Hi, Jim Coshow here from Dunn Lumber. Welcome to the Dunn Solutions podcast, where we’re committed to providing cutting-edge industry knowledge for the building contractor and trade professional.
Today we’ll hear from our good friend Gary Katz. Gary’s been part of the Dunn Lumber family for years now. Dunn Lumber is proud to have hosted one of Gary’s first Katz Roadshow events back in 2003, which are still going strong today—and continue to feature Gary's carpentry clinics. Whether through his publication THISisCarpentry, one of his articles in Fine Homebuilding, or a presentation at a JLC LIVE show, Gary always delivers enthusiastic and experienced insight to our industry. We’ve been fortunate to learn from his decades of experience as a general contractor and finish carpenter through his educational contributions to our Dunn Solutions blog.
In this podcast, Gary will discuss methods for creating better miter joints, best practices for installing tongue-and-groove materials, and the tried-and-true method for properly installing a prehung door. He’ll also discuss wood moisture content and how to use a moisture meter, which I found particularly helpful.
Here are my two big takeaways when it comes to moisture content:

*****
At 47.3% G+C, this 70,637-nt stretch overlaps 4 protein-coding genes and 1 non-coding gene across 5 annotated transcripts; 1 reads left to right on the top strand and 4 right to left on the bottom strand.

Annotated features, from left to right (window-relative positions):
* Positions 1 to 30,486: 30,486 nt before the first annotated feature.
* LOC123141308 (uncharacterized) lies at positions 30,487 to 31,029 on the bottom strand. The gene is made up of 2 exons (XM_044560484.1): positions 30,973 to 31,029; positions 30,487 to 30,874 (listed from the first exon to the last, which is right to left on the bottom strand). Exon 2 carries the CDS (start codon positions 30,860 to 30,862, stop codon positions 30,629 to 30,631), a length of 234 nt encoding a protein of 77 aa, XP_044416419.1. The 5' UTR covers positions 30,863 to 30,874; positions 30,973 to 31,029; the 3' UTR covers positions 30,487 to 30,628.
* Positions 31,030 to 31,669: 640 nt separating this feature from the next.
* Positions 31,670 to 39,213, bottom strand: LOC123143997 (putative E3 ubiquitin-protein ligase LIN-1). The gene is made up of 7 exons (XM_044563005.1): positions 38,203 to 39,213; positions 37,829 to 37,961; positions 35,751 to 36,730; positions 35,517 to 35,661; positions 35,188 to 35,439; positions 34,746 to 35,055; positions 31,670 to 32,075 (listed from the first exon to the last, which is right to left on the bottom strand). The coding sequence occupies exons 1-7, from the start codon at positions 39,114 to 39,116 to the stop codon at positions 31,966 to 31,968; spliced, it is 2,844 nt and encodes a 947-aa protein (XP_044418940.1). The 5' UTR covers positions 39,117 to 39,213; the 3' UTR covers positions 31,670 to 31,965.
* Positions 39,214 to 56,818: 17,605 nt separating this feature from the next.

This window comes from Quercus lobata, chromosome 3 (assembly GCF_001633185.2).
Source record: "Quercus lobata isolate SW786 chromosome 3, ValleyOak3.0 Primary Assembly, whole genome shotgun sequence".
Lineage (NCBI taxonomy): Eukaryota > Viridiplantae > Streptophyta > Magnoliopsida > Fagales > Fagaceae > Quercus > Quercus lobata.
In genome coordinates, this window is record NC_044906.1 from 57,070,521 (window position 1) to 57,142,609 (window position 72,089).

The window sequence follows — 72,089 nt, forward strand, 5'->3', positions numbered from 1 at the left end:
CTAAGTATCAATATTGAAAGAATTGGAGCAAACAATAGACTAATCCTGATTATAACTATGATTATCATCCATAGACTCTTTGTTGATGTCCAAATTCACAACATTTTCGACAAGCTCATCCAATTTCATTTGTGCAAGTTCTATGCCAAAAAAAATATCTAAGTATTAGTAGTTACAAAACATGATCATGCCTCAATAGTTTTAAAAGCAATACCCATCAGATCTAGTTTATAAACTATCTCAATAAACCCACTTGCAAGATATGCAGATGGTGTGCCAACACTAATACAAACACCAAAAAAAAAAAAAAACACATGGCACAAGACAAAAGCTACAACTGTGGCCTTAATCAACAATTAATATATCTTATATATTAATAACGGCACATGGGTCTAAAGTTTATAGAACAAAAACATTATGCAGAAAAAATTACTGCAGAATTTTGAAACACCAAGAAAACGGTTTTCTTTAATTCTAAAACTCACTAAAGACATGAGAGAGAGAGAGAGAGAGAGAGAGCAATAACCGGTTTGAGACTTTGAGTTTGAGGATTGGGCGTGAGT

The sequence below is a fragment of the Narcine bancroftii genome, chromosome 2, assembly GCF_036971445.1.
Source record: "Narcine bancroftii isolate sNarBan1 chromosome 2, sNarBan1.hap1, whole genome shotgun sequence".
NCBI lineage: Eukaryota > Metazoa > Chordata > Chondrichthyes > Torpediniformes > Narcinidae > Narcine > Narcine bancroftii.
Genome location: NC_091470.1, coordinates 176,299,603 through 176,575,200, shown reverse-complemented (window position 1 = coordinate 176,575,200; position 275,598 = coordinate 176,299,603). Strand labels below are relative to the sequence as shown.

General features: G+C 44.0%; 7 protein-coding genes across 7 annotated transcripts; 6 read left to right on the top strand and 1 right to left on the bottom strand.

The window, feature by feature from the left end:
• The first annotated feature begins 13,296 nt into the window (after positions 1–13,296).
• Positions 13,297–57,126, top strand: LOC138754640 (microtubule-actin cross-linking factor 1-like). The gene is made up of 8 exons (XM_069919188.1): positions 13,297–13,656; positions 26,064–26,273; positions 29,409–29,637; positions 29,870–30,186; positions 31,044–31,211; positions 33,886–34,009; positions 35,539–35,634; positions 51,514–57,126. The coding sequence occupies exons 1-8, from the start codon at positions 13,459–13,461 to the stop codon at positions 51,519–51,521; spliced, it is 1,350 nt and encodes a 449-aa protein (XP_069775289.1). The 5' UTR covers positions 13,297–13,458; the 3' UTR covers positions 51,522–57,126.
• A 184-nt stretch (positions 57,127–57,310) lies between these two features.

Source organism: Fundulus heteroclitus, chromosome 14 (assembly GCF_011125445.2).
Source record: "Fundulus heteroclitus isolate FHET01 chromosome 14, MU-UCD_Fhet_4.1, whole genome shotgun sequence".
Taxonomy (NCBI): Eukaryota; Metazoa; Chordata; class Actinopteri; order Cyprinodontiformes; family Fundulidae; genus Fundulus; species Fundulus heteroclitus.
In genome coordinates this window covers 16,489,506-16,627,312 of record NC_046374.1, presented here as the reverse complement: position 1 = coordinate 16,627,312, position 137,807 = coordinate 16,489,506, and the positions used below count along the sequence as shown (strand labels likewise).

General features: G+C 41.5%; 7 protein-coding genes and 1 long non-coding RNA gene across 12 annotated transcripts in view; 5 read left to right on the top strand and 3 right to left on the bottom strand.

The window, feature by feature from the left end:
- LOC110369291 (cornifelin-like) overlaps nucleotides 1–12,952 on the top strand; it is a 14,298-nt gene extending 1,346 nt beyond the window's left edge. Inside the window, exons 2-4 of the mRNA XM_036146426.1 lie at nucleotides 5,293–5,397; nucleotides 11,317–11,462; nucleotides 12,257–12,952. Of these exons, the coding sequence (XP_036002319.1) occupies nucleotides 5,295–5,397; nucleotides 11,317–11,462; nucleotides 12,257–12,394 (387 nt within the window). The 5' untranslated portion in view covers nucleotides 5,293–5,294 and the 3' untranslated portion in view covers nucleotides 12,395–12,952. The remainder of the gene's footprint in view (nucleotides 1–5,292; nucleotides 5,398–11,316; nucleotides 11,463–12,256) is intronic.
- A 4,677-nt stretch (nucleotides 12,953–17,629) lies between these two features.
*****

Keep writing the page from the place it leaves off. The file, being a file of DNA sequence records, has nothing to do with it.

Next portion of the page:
Pay Attention to Wood Moisture Content
For every 4 percent change in moisture content, wood will move 1 percent. It might seem basic, but storing your wood properly is imperative when it comes to a successful project. If you store it in one environment, the wood may expand; if you store it in another, it may contract. When you store it in one and install it in another, that means your finished product—say, hardwood flooring—could expand and buckle (or contract and leave gaps).
Of course, each wood has different properties and will respond differently to moisture content. And, moisture content is completely dependent on the humidity in the air. On the interior of a home across the country where the humidity is around 50 percent, the equilibrium moisture content of wood is going to land around 8-10 percent. The average equilibrium moisture content on the exterior of a home is around 14 percent. Charts can tell you what the moisture content will be at various times of the year to help with installation.
Moisture content is one of the most important things a finish carpenter or framer needs to know (wood starts to rot at 19 percent), so pay attention.
Use a Moisture Meter
The best way to gauge the moisture of your material is with a moisture meter. Scott Wells, a Katz Roadshow presenter, calls it his “crystal ball.” Stick it straight into the material—not into the end grain—in several places to get an accurate reading. Most of the trim you’ll use, as mentioned previously, will probably be around 10 percent. If something has been sitting in a dry space for a longer period of time, you’ll likely get a reading closer to 6 percent.
It's always good to brush up on the basics. I hope everything Gary shares in this podcast will help you expand your knowledge, identify best practices, and grow your skill set—and business.
For more information on attending future educational events, feel free to email me at firstname.lastname@example.org.